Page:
Tuesday, October 26, 2010

Are Your Cookbooks Making You Fat?

As my high school social studies teacher used to say, You bet your sweet bip.

In the Pinch kitchen, food has a triple mandate: healthy, delicious, and family friendly. Everything cooked here has to be a ten in each category, or it doesn't get made. The average cookbook has a taste mandate. Food will taste great, but it may take you awhile to produce, and it's going to contain unhealthy fats, excessive calories, and probably too much sugar or salt.

It goes the other way, too. If health is your priority, your food will meet different criteria, umami not among them. Plus, vegetarian fare can be loaded with saturated fat.

Concerned your cookbooks are adding to the girth of your sweet bip? Here's what you should look out for:

What cut? - You don't have to limit animal protein in your diet to eat a heart healthy diet. You just have to choose your cuts carefully. Leg of lamb is very lean, compared to chops or shoulder. Flank steak trumps skirt steak, and ground beef comes in a variety of leanness. It's no surprise that for poultry, white meat trumps dark. Pork loin and tenderloin beat everything else porcine. One reason I love Trader Joe's is that I can check the nutrition data on meat.

Trim the fat/Drain the fat - This is a hugely important step in lowering the unhealthy and unnecessary fats in your diet. Leg of lamb, which starts lean, should still spend some time under the knife before it's cooked. Unwrap the whole thing, separating it in its natural places and cut out everything white and unsightly. You can then tie it back up with butcher's twine (but not before adding some rosemary, salt and feta, or maybe a smidge of Gorgonzola), or leave it butterflied since it grills up so quickly.

Bacon has tremendous flavor - go ahead and use it sparingly (like use a slice or two) and trim the heck out of it, discarding all the bits that are white or translucent. And drain it after cooking. Same goes for the ground beef used for tacos. Start with a 96/4 (superlean) ground beef. After you brown it, drain it. The purpose is twofold here - you don't want wet meat in a taco shell, and following this step removes even more of the fat. Especially in this case where there is so many flavors (cumin! chili! jalapeño! lime! avocado!) the extra fat is not going to bring anything to the table.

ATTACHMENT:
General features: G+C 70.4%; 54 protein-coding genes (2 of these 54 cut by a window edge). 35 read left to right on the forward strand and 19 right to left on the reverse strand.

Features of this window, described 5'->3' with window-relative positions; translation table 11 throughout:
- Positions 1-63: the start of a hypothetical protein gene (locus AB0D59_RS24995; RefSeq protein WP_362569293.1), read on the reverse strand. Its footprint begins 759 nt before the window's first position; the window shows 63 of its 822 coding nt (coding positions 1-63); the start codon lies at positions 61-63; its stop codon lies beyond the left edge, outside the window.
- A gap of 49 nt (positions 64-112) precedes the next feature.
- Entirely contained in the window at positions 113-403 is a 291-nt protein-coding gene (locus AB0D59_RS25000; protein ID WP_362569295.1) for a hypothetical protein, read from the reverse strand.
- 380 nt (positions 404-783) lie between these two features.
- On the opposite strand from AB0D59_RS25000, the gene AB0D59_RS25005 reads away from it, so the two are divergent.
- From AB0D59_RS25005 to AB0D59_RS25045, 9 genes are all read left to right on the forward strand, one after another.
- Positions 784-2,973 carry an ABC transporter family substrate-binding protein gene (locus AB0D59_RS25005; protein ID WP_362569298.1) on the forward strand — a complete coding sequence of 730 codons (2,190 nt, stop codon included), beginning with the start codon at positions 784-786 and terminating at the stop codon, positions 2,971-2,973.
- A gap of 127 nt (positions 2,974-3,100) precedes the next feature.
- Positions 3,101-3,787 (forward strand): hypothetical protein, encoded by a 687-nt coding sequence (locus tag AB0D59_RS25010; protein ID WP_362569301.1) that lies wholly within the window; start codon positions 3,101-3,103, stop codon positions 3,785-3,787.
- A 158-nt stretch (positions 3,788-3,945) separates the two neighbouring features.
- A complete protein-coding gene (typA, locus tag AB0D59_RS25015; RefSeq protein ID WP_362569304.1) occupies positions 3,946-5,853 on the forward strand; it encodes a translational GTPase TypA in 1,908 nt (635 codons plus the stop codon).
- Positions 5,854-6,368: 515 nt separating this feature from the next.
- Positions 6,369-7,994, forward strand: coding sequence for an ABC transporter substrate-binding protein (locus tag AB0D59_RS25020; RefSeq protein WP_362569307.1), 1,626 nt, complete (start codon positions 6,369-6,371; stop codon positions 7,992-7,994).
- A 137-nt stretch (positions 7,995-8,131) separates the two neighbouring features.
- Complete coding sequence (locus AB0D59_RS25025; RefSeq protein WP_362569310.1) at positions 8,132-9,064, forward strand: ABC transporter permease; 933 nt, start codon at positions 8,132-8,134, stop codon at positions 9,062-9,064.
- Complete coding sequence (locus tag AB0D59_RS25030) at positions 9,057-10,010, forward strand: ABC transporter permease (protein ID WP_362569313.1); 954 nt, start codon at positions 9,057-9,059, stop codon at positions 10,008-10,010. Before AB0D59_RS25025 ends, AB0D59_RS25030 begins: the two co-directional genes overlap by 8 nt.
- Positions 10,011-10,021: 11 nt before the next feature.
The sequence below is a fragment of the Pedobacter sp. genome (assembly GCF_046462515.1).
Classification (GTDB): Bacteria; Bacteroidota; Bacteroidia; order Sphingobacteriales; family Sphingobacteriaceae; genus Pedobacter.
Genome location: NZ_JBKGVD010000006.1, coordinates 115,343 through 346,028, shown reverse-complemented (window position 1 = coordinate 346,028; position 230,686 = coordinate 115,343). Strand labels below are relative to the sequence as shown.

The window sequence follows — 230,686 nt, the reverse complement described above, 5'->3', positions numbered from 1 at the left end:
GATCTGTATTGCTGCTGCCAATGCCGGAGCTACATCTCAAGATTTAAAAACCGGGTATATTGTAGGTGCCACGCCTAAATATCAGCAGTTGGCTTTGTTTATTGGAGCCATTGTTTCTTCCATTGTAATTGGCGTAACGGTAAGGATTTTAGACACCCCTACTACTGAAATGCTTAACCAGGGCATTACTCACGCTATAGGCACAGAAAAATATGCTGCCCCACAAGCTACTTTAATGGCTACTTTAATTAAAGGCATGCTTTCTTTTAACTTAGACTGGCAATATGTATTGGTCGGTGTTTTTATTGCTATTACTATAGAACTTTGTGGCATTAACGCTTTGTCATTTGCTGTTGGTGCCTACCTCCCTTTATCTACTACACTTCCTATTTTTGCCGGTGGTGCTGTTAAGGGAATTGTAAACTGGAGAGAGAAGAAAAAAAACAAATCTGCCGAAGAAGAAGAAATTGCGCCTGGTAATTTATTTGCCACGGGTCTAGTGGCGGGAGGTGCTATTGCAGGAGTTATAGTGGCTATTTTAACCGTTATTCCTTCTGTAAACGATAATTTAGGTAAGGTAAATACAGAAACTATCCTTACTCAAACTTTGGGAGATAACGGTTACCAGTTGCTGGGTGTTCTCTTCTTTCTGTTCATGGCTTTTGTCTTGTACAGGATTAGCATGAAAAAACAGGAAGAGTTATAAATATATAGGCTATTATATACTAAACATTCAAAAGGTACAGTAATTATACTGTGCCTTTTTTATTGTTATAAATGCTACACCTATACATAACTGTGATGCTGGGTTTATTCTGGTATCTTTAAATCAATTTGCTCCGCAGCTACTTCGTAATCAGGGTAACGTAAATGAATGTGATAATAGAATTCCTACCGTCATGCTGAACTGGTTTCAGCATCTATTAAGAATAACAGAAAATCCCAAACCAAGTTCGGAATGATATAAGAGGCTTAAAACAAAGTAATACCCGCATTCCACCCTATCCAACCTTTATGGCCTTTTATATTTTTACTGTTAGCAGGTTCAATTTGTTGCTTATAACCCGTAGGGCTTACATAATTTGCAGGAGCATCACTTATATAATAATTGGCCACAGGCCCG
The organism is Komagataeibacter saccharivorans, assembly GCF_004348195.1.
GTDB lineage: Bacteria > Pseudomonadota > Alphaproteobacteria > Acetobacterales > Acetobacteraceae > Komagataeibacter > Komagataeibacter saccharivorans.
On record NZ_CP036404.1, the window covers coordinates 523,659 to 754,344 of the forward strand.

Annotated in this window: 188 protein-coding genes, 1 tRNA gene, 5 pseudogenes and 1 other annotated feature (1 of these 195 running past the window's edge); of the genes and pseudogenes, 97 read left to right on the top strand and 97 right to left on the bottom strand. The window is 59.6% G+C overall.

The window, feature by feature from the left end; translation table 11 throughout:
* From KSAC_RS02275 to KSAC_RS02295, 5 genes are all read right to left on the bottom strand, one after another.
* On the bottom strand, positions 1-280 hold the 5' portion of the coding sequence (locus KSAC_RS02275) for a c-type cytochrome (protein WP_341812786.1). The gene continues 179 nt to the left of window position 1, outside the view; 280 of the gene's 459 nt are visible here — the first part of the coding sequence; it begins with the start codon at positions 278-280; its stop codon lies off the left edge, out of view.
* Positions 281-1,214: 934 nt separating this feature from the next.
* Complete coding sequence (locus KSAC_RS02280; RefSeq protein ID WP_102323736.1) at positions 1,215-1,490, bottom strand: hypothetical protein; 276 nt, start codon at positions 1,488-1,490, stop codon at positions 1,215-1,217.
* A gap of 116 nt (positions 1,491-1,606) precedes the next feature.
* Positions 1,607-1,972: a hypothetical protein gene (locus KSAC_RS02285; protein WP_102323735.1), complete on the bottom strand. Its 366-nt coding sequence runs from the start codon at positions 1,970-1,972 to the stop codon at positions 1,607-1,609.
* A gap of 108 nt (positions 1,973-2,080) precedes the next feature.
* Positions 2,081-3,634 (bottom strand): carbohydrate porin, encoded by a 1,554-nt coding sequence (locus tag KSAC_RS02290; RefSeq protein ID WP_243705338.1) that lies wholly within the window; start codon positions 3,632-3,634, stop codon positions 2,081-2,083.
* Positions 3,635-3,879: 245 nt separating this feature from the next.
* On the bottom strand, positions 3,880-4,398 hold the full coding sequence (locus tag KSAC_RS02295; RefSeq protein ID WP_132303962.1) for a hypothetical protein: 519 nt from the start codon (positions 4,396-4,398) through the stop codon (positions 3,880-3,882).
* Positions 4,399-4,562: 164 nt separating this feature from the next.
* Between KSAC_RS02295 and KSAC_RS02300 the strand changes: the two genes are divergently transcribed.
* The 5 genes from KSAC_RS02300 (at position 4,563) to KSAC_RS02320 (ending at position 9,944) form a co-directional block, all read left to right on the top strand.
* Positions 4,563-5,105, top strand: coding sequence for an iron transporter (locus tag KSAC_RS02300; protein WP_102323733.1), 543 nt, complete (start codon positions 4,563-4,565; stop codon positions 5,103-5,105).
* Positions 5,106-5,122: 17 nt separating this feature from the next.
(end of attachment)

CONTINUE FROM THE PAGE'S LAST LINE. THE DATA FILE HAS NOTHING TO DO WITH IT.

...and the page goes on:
Too much of a good thing - Olive oil is a wonderful thing but don't be mislead: like all oils it is 100% fat. One tablespoon contains over 100 calories. Let 3 T be the maximum addition of oil into anything you make - sauces, dressings, etc.

Oils are shifty when exposed to heat, meaning they become harmful ingredients. Instead of following a recipe that directs you to saute some garlic in a cup of olive oil (that's sixteen tablespoons - you do the calorie math), do this: use a scant bit of oil - like 1-2 tablespoons, or saute in an oil with a higher smoke point, like canola or safflower oil, and add a tablespoon of olive oil to the sauce at the end of cooking. It will give your sauce a velvety smooth finish, not unlike the beurre monté championed by the French.

Further, all oils are not created equally. Canola and walnut oils win bonus points for being exceptionally low in saturated fat. Any pan frying you can't talk yourself out of should be done in canola.

Removing skin from poultry before cooking. Chicken breasts are most lean when the skin is removed. That means cooking them without the skin. Don't worry about losing moisture. Sure, if you overcook it a turkey or chicken breast will dry out, but that will happen with the skin on too. A marinades will help with moisture, and allow you to control the fat content. I never cook a chicken breast that didn't get at least 20 minutes in a basic olive oil/tamari marinade). I take the skin off turkey too, whole and split breasts. If  you're especially anxious about not overdoing a turkey breast simply cover the breast with an broth- or olive oil-soaked cheesecloth. For weeknight turkey meals,  just rub the surface with a little olive oil and few shakes of salt and pepper or a blended seasoning like the Spice House's Milwaukee Iron.

Cheese - if you're using more than one ounce of cheese per person in a given dish, then that recipe gets low points on the health scale. One ounce is not a lot. Cheese should absolutely be enjoyed - just enjoy it sparingly. I prefer to forgo dairy where it's not needed (like on those tacos) and instead enjoy a selection of the world's finest as a cheese course now and then.

Butter - At best, you can make substitutions, or at least compromise with a blend of butter and olive oil.

Cream - Please. Only the truly disciplined have read this far, and the truly discipled aren't cooking with cream.

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